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11

After cutting the bolt to length, use a stationary grinder instead of a file to clean up your work. With a grinder, it's easy to square up the end of the bolt and apply the chamfer that you want. Just be careful, especially if the bolt is shorter than the grinder's table. If the bolt is short, use a pair of vice grips to hold the bolt during grinding. And ...


10

This stuff is sick: http://www.evaporust.com/ I used it on a drill press my buddy left out on a patio in the rain for a year. Virtually no scrubbing. I don't understand how this is not one of the most widely known products in the world. It is THAT good. I guess with the military as a client, they don't need the business from the public. Here are some ...


10

A knockout punch is typically capable of going through thicker metal - at the very least, it will do it faster. A quick search easily finds knock-out punches that can do 10 gauge steel, where most step bits don't seem like they'd do well beyond 16 gauge (though I can't find anything that really says the limit). For thin metal though, the step drill bit is ...


8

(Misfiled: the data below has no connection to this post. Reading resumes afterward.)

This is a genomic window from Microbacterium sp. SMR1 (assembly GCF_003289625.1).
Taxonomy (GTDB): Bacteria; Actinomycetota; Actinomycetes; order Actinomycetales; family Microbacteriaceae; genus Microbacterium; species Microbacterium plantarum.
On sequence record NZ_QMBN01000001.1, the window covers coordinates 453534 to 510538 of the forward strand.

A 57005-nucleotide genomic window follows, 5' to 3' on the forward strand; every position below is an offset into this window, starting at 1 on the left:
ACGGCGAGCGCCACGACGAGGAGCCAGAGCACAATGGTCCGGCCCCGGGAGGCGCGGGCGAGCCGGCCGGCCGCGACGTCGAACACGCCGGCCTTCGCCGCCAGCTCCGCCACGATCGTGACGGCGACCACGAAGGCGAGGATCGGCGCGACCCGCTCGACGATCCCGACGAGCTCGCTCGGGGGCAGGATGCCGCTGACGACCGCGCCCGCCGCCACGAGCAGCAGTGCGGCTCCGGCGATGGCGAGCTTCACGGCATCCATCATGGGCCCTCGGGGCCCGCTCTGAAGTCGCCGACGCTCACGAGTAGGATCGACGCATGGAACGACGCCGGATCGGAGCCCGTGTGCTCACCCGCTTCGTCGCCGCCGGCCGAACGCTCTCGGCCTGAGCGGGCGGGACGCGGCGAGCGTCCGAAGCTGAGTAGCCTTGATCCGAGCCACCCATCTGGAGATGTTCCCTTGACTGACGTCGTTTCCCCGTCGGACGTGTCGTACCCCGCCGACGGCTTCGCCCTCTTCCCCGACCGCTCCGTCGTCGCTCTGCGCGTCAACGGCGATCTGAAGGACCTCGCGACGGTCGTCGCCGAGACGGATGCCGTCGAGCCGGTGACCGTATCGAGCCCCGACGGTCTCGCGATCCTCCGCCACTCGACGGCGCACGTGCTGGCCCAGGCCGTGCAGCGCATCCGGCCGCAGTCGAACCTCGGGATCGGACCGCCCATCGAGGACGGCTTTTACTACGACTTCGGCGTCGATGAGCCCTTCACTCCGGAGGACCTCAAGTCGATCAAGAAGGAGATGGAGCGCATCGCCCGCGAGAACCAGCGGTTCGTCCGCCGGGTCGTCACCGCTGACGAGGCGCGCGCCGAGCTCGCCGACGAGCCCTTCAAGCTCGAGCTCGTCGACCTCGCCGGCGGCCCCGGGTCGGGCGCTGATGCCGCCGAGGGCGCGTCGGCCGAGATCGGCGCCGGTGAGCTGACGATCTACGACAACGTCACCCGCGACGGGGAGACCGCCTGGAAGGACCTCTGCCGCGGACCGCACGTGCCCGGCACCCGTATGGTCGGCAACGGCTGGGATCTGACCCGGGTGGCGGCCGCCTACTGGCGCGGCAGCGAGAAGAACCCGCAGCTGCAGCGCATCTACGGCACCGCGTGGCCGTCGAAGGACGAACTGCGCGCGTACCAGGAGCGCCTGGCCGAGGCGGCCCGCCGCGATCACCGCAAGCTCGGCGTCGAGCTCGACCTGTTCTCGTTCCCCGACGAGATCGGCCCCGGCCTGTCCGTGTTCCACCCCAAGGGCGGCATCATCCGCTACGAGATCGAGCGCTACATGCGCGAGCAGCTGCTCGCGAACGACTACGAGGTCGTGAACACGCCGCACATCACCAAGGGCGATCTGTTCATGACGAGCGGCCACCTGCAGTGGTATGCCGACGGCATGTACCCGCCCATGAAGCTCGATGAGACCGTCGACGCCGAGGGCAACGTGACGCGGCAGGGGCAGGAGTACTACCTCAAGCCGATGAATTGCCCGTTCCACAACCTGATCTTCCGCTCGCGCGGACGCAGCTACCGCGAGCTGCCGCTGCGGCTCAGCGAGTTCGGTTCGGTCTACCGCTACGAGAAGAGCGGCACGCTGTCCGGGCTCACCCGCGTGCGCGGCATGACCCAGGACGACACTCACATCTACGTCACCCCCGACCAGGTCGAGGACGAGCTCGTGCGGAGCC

There are several online metal suppliers that will also make custom cuts. Online Metals is one that I have used. There is a minimum length that you must order (usually 1 ft) and a charge per cut. Depending on where you live you might also find a local metal supplier that can do the same for you. Wherever you order, I'd suggest you get two 5" pieces ...


5

You can make watertight trays from flat sheet metal without soldering or riviting. Take a sheet of metal whose length is the length of the finished tray plus two time the height of the sides; width is the width of the finished tray plus two time the height of the sides. Fold the sheet so it ends up looking like this: You can fold up one side at a ...


5

As Karl recommends, drilling dry with a metal drill bit (HSS or Carbide) is the basic information that you need. As far as drilling speed goes, you can refer to a cutting speed chart and do a bit of math. Aluminum's cutting speed is 350-400 fpm or 106,680-121,920 mm/minute. The distance travelled by a point on the outermost edge of the bit during one ...


5

Based on questions answered in chat you have a case where the contractor didn't measure the deck properly, and built it too high, could not flash properly under the door frame, and performed a "some genius" move putting a transition strip (meant for interior use) over top of the door frame and the vinyl, with caulk under neath. Stupid. Two options: 1 ...